Kjell Inge Rokke carved out his fortune by being a ruthless corporate raider in the fishing industry. He started by purchasing a 69-foot trawler in Seattle in 1982 and selling fish off a boat before returning to Norway where he built a fleet. He now owns nearly 67% of publicly traded Aker, a shipping and offshore drilling conglomerate. By 2018, he was adjudged to be the wealthiest person in Norway, with a fortune of NOK 20.6 billion, approximately $2.4 billion.
In 2017, Røkke and his wife joined the Gates-Buffett The Giving Pledge, an elite network of philanthropic givers. Pledge members promise to devote the majority of their wealth to philanthropic causes during their lifetimes or after their death. Given his background, it was no surprise that Røkke focused on the ocean for his environmental efforts and set up REV Ocean.
Looking for solutions
The ocean covers 70 percent of the planet and is a vital source of food, jobs, value creation, and welfare development. However, we have lost more than 40 percent of the biodiversity in the ocean in the past 40 years, and the ocean is under increasing pressure. The need for knowledge and solutions is pressing.
“The impact of humanity on the oceans whether it comes in the form of pollution, impact on fisheries and climate change is readily apparent,” Lawrence Hislop, communications manager Rev Ocean, says. “There is clear evidence that the oceans have been slowly deteriorating over the past four or five decades to the point where we have quite dramatic impacts.
“Kjell Inge Røkke is very interested in having somebody manage this project who has a very strong environmental sensitivity and environmental background. He brought on Nina Jensen, our CEO who was previously the Secretary-General of the World Wildlife Fund here in Norway.
“In terms of priority areas, we quickly realized that we needed to focus on just a handful of areas because there are so many different challenges for the oceans. After discussions with leading marine researchers, we decided to focus on climate change and ocean acidification, plastic, and marine pollution and then overfishing and bycatch related issues.
REV Ocean is working to improve our understanding of the ocean and foster concrete solutions through three initiatives – a research and expedition vessel, world ocean headquarters, and the Ocean Data Platform.
The ship will be equipped for conducting researching covering the entire marine ecosystem, and many of the technology systems onboard have been developed by world-leading knowledge clusters in Norway. An independent scientific committee will evaluate and recommend research projects to pursue and ensure the highest level of scientific standards and research quality. The vessel can take 60 scientists and 30 crew onboard.
For the headquarters, the vision is to assemble knowledge-based institutions in the marine sector including sustainable fisheries and ocean management, shipping, marine technology, aquaculture, public and private industry initiatives, NGOs and educational institutions. The plan is to pool the collective knowledge and create an ocean research and innovation hub that will enable sustainable solutions to develop to solve the challenges facing the oceans.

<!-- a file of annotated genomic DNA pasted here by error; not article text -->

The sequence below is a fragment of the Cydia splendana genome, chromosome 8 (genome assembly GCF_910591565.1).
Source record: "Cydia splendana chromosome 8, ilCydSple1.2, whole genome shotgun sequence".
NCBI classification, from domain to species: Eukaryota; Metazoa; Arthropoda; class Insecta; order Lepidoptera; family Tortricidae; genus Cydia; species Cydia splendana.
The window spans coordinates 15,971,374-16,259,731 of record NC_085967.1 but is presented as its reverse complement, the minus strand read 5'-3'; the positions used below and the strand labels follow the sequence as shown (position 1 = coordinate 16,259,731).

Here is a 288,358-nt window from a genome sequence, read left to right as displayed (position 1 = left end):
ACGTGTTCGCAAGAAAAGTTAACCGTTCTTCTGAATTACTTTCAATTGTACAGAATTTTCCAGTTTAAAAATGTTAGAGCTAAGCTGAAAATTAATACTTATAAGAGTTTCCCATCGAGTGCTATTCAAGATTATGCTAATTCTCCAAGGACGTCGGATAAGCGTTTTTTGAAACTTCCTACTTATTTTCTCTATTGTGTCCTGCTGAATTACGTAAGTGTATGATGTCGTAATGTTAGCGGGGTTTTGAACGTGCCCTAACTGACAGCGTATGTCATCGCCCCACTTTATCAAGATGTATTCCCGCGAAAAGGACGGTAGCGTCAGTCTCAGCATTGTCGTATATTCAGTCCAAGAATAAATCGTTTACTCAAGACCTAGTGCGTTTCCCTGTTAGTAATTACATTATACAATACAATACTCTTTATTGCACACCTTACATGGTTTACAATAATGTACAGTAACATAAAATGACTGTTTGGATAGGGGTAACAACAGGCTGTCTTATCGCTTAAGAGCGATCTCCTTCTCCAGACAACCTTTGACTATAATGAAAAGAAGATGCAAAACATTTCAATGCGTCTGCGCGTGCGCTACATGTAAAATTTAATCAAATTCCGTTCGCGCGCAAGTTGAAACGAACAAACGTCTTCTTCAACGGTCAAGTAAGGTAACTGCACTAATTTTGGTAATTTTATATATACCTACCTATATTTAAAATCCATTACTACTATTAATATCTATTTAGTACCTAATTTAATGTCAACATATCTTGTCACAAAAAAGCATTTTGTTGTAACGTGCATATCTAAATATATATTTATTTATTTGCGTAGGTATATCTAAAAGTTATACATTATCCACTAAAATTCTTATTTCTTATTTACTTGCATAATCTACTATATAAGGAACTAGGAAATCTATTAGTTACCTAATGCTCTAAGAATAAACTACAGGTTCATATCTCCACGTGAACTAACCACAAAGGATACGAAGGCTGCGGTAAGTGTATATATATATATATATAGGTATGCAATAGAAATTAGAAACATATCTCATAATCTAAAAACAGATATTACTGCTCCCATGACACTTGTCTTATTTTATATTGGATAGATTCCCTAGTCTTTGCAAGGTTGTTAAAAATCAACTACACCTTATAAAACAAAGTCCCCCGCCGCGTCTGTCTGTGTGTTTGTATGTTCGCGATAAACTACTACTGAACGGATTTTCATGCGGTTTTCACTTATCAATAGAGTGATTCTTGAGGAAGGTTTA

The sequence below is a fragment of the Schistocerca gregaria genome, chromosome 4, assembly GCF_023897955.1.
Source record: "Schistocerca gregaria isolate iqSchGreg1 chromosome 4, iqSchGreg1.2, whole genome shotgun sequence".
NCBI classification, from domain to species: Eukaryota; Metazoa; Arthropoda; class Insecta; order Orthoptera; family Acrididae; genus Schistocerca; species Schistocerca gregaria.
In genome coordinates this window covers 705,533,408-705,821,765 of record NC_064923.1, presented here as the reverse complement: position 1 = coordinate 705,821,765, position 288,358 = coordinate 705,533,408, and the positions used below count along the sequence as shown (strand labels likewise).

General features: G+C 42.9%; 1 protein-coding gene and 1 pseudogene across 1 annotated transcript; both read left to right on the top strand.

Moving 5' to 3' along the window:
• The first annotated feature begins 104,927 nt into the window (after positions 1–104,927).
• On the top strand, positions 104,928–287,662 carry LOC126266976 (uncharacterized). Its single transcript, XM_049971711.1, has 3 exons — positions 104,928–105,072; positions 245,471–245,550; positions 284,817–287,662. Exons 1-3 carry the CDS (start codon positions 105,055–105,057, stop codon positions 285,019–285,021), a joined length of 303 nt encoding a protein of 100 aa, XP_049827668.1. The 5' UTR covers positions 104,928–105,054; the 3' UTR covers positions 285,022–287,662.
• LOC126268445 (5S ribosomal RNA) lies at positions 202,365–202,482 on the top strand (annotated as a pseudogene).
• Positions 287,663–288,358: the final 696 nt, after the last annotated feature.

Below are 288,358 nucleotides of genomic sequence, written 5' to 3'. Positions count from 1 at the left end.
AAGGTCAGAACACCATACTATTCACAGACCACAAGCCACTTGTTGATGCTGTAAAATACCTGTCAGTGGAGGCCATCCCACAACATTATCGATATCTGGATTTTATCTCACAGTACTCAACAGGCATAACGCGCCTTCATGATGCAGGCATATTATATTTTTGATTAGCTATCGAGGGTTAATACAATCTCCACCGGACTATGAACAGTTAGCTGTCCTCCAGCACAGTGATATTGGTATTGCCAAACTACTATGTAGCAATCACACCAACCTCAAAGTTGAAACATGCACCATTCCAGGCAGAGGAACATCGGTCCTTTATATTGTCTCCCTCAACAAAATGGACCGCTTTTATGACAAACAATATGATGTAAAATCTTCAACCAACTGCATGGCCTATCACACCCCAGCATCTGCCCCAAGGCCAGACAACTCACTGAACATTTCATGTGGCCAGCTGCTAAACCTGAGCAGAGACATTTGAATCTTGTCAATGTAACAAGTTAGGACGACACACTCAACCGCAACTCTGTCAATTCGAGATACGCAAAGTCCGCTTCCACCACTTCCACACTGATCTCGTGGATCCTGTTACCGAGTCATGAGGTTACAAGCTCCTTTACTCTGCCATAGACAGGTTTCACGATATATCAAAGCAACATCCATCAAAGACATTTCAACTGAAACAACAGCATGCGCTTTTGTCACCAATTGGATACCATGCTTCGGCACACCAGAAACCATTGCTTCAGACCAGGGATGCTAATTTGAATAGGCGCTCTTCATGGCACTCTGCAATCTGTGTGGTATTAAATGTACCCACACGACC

Finally, in this modern age, the challenge of data is being addressed. One of the biggest challenges facing global marine research is lack of knowledge. “Compared to the innovation and research done on land, data-driven marine research is far behind,” Hislop says. “In fact, nobody knows how much data is available about the oceans today. There are several smaller data initiatives and platforms in the world today, but no all-encompassing platform combining it all. The Ocean Data Platform is an initiative to change this.”
Where luxury meets research
The initial focus is to build a research vessel, but research will not be its only role. The design is a hybrid that allows the ship to double up as a research vessel and a luxury yacht. The construction is well underway in Romania where they will build the shell. During the summer, it will be towed to Norway to fit out the scientific and research equipment before moving on to Germany next year where it will be fitted out as a luxury yacht.
“The boat is going to be the most sophisticated research vessel in the world,” Hislop says. “It’s going to have a tremendous amount of equipment that will enable it to undertake all manner of scientific research. It will feature a fleet of submersibles – both manned and unmanned, a moon pool to launch them from, a sophisticated trawling system, wet and dry labs, and meeting facilities.
“We are in discussions with the BBC about filming Blue Planet 3 and Frozen Oceans from the vessel,” Hislop adds. “The submersibles will be extremely important in terms of the ability to go deep down in the ocean and see things that we’ve never seen before. We’re looking to partner with companies to be able to do live streaming from these vehicles as well. We’ll be able to see live exactly what’s happening down 3,000, 4,000, 5,000 meters below the ocean.”
One of the most innovative features of the boat is the trawling system. Instead of catching the fish and hauling them on deck, the fish will essentially swim through the net and through the scanning system where they will be photographed and identified without any disruption to their normal lives.
“That’s another way of trying to be as sustainable as possible while doing environmental monitoring,” Hislop says. “Besides the research facilities, we hope this vessel be an education platform and a place to bring together policymakers and decision makers. There will be an auditorium and a variety of classrooms on the boat.”